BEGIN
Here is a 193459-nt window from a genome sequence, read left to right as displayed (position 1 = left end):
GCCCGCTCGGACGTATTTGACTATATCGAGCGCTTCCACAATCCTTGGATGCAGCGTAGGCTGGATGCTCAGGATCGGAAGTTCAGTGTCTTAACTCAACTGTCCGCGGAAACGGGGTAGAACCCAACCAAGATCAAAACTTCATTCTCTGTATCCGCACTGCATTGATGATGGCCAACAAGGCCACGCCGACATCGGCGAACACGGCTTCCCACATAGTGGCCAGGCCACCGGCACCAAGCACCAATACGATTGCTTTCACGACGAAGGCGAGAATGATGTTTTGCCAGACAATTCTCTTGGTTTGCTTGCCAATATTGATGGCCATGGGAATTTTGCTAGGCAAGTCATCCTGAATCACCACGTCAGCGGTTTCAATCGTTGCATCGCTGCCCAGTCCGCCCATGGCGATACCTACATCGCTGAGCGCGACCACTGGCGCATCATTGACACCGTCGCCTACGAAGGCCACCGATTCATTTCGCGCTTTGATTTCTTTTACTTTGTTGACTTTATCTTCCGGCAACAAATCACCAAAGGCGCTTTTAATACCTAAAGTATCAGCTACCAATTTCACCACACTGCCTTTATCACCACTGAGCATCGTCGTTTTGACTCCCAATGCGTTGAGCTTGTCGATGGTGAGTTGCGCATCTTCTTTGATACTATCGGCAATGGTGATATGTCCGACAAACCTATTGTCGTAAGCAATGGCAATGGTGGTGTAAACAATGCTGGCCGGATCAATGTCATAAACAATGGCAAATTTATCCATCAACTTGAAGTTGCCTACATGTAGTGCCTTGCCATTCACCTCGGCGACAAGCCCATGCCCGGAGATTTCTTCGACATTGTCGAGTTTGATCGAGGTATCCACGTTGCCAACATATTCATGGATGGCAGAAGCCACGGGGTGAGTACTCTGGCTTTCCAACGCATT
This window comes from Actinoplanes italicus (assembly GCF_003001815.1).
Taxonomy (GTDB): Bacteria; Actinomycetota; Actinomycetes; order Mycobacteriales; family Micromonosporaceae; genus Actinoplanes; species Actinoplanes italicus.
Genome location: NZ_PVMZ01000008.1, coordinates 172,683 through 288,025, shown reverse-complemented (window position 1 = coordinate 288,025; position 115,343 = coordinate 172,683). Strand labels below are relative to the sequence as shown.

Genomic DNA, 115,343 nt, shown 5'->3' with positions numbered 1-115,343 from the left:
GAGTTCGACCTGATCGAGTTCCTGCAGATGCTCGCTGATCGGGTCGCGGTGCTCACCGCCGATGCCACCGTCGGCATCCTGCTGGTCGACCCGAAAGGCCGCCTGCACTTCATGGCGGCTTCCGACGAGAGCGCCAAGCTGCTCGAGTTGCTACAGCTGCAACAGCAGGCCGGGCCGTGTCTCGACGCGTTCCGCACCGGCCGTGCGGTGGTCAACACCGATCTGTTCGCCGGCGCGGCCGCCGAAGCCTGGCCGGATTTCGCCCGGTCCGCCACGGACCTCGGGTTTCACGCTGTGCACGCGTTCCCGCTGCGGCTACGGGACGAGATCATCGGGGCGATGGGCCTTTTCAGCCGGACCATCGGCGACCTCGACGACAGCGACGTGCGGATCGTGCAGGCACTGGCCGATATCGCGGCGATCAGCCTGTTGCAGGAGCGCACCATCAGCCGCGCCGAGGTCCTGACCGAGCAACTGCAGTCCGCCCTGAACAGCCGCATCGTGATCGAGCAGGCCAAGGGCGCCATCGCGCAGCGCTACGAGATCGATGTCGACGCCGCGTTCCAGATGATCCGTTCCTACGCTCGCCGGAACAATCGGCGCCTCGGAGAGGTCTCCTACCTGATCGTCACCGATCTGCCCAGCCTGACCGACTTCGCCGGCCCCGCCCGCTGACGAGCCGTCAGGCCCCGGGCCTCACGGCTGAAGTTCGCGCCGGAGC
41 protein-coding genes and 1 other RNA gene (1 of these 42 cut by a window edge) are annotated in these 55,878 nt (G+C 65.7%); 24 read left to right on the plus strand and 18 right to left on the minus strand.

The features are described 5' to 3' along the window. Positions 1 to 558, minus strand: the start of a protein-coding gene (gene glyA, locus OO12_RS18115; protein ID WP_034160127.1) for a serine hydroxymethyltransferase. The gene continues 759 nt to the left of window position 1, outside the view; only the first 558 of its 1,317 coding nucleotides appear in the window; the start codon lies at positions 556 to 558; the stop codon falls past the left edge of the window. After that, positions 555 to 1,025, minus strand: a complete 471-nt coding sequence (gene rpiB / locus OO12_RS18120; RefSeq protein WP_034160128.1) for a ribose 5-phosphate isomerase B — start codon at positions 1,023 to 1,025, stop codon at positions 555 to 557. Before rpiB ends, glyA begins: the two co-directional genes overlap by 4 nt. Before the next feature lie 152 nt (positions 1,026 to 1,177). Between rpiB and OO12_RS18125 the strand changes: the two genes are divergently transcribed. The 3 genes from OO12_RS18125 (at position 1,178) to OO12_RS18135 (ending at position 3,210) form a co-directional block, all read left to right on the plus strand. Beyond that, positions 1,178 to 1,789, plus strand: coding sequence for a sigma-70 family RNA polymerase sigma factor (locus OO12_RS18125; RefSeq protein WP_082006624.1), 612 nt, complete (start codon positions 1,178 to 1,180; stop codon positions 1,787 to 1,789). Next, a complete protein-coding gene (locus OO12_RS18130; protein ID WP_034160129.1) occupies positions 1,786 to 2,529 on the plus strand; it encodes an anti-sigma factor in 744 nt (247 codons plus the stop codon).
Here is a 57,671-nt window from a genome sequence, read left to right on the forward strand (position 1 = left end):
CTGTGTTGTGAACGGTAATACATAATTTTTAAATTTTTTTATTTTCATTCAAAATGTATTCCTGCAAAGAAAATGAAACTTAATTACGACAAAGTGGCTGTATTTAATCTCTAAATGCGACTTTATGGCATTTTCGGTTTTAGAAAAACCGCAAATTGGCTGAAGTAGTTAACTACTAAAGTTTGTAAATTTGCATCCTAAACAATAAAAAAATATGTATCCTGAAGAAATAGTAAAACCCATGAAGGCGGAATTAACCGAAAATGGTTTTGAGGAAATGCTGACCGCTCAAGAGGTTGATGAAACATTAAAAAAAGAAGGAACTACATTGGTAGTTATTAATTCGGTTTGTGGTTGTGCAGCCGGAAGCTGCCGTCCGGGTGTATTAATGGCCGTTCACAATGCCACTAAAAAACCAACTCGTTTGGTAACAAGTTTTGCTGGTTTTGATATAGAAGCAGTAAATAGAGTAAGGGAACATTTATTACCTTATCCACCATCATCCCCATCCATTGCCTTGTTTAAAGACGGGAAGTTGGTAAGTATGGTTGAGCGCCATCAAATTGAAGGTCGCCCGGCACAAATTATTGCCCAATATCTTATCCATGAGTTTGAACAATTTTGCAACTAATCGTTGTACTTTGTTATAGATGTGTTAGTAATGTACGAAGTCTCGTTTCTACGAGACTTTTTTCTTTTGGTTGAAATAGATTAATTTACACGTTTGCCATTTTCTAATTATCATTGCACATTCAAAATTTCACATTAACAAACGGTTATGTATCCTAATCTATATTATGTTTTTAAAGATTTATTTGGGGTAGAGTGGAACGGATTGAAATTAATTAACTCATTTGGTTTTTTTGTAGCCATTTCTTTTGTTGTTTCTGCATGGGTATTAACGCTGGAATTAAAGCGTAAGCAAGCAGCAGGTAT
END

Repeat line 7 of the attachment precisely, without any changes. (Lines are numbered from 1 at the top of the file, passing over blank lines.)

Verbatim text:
GAGTTCGACCTGATCGAGTTCCTGCAGATGCTCGCTGATCGGGTCGCGGTGCTCACCGCCGATGCCACCGTCGGCATCCTGCTGGTCGACCCGAAAGGCCGCCTGCACTTCATGGCGGCTTCCGACGAGAGCGCCAAGCTGCTCGAGTTGCTACAGCTGCAACAGCAGGCCGGGCCGTGTCTCGACGCGTTCCGCACCGGCCGTGCGGTGGTCAACACCGATCTGTTCGCCGGCGCGGCCGCCGAAGCCTGGCCGGATTTCGCCCGGTCCGCCACGGACCTCGGGTTTCACGCTGTGCACGCGTTCCCGCTGCGGCTACGGGACGAGATCATCGGGGCGATGGGCCTTTTCAGCCGGACCATCGGCGACCTCGACGACAGCGACGTGCGGATCGTGCAGGCACTGGCCGATATCGCGGCGATCAGCCTGTTGCAGGAGCGCACCATCAGCCGCGCCGAGGTCCTGACCGAGCAACTGCAGTCCGCCCTGAACAGCCGCATCGTGATCGAGCAGGCCAAGGGCGCCATCGCGCAGCGCTACGAGATCGATGTCGACGCCGCGTTCCAGATGATCCGTTCCTACGCTCGCCGGAACAATCGGCGCCTCGGAGAGGTCTCCTACCTGATCGTCACCGATCTGCCCAGCCTGACCGACTTCGCCGGCCCCGCCCGCTGACGAGCCGTCAGGCCCCGGGCCTCACGGCTGAAGTTCGCGCCGGAGC